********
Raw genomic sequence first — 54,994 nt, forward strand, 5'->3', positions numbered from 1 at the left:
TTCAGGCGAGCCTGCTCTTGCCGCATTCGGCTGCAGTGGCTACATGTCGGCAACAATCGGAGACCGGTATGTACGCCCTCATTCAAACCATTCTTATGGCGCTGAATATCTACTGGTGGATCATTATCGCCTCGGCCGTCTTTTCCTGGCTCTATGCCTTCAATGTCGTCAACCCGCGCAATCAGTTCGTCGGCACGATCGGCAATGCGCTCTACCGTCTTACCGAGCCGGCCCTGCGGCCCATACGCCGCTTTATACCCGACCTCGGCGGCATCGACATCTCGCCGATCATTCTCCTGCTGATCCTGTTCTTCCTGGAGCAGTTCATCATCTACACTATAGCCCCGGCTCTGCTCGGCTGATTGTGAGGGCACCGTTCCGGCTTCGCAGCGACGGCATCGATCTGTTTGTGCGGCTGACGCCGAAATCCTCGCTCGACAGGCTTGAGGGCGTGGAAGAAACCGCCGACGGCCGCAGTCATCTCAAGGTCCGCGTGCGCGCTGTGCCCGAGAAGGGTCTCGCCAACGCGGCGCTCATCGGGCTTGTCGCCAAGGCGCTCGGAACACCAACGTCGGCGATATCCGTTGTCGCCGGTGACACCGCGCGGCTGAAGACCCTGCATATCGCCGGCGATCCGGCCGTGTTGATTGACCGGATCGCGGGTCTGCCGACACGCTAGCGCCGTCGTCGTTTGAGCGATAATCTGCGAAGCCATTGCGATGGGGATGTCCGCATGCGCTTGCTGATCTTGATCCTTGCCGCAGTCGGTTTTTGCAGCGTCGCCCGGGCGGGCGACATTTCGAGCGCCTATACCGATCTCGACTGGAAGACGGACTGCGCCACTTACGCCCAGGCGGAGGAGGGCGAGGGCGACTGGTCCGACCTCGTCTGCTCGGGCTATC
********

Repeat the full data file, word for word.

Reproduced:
Raw genomic sequence first — 54,994 nt, forward strand, 5'->3', positions numbered from 1 at the left:
TTCAGGCGAGCCTGCTCTTGCCGCATTCGGCTGCAGTGGCTACATGTCGGCAACAATCGGAGACCGGTATGTACGCCCTCATTCAAACCATTCTTATGGCGCTGAATATCTACTGGTGGATCATTATCGCCTCGGCCGTCTTTTCCTGGCTCTATGCCTTCAATGTCGTCAACCCGCGCAATCAGTTCGTCGGCACGATCGGCAATGCGCTCTACCGTCTTACCGAGCCGGCCCTGCGGCCCATACGCCGCTTTATACCCGACCTCGGCGGCATCGACATCTCGCCGATCATTCTCCTGCTGATCCTGTTCTTCCTGGAGCAGTTCATCATCTACACTATAGCCCCGGCTCTGCTCGGCTGATTGTGAGGGCACCGTTCCGGCTTCGCAGCGACGGCATCGATCTGTTTGTGCGGCTGACGCCGAAATCCTCGCTCGACAGGCTTGAGGGCGTGGAAGAAACCGCCGACGGCCGCAGTCATCTCAAGGTCCGCGTGCGCGCTGTGCCCGAGAAGGGTCTCGCCAACGCGGCGCTCATCGGGCTTGTCGCCAAGGCGCTCGGAACACCAACGTCGGCGATATCCGTTGTCGCCGGTGACACCGCGCGGCTGAAGACCCTGCATATCGCCGGCGATCCGGCCGTGTTGATTGACCGGATCGCGGGTCTGCCGACACGCTAGCGCCGTCGTCGTTTGAGCGATAATCTGCGAAGCCATTGCGATGGGGATGTCCGCATGCGCTTGCTGATCTTGATCCTTGCCGCAGTCGGTTTTTGCAGCGTCGCCCGGGCGGGCGACATTTCGAGCGCCTATACCGATCTCGACTGGAAGACGGACTGCGCCACTTACGCCCAGGCGGAGGAGGGCGAGGGCGACTGGTCCGACCTCGTCTGCTCGGGCTATC